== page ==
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Wheeler gets ripped; can we stop the Harvey comparisons now?

After an impressive MLB debut June 18, Zach Wheeler has been brought back down to earth.
After an impressive MLB debut June 18, Zach Wheeler has been brought back down to earth. (USATSI)

NEW YORK -- The anticipation for Zack Wheeler's promotion was nuts, even by New York standards, with daily updates regarding what week or day he might come up to join fellow Mets right-handed phenom Matt Harvey in the bigs. The expectation Sunday for his Citi Field debut was huge, too, so great it took precedent even over the giveaway of bobbleheads of beloved David Wright.

But the early verdict is in, and Wheeler's no Harvey.

Sure, he's young, he's right-handed and he throws hard (most of the time). But there the comparison ends.

"Harvey's maybe the best pitcher I've faced. It's tough to compare anybody to that," said Nationals first baseman Adam LaRoche, who did note that Wheeler has a pretty good two-seamer and curve.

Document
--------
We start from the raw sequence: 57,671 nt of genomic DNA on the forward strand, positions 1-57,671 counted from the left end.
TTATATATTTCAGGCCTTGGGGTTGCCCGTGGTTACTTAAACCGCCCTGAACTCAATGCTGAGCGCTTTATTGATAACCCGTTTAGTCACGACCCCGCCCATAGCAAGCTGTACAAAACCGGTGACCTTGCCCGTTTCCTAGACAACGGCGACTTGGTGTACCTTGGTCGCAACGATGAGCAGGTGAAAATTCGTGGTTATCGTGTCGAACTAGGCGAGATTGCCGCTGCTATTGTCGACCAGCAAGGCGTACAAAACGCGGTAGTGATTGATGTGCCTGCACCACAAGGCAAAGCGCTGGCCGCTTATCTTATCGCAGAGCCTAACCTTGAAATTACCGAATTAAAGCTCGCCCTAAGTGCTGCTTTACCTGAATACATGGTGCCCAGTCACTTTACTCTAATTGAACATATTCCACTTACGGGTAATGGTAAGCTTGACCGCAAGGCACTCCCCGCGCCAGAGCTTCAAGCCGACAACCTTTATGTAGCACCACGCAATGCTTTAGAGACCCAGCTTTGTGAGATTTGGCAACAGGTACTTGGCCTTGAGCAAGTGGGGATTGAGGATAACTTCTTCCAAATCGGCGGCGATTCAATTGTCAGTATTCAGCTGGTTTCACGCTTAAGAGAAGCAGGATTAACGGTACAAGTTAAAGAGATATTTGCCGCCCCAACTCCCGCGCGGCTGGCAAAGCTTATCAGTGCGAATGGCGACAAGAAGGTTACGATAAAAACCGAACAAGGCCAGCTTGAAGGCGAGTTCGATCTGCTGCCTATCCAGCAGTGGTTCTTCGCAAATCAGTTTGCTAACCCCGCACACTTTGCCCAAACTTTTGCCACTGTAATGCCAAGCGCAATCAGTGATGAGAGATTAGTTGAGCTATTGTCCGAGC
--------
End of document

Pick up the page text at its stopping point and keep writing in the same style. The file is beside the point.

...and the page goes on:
"They're different guys," Nats third baseman Ryan Zimmerman said. "Harvey's pretty tough to compare to anyone. But this guy has a chance to be good. Today, he didn't throw strikes."

Harvey, who's thrown better than anyone in the big leagues this year, is the slight favorite to start the All-Star Game at Citi Field in a couple weeks. Mets people are excited enough about that possibility that they seem willing to move him off his scheduled Sunday start for them if it means accommodating a home All-Star Game start.

Wheeler is, as Mets manager Terry Collins said, "a work in progress.''

It's no surprise Mets fans are excited about the 6-foot-4, 23-year-old Wheeler, as the future is the focus for a team that's 33-45. Mets fans gotta believe in something, and that is 2014 and beyond.

But Harvey is a 100 mph throwing machine with a dynamic breaking ball and changeup who has matched the hype, and then some. And Wheeler needs to keep working.

At the very least, we can all stop claiming the Mets left him in Las Vegas so long only so they could push back his arbitration clock. If this kid is ready, he's barely so.

Harvey is a tough Northeastern kid who always thought he belonged. He recently asked Collins what took the Mets so long to call him up. (Answer: They didn't see in the minors anything like they're seeing now.)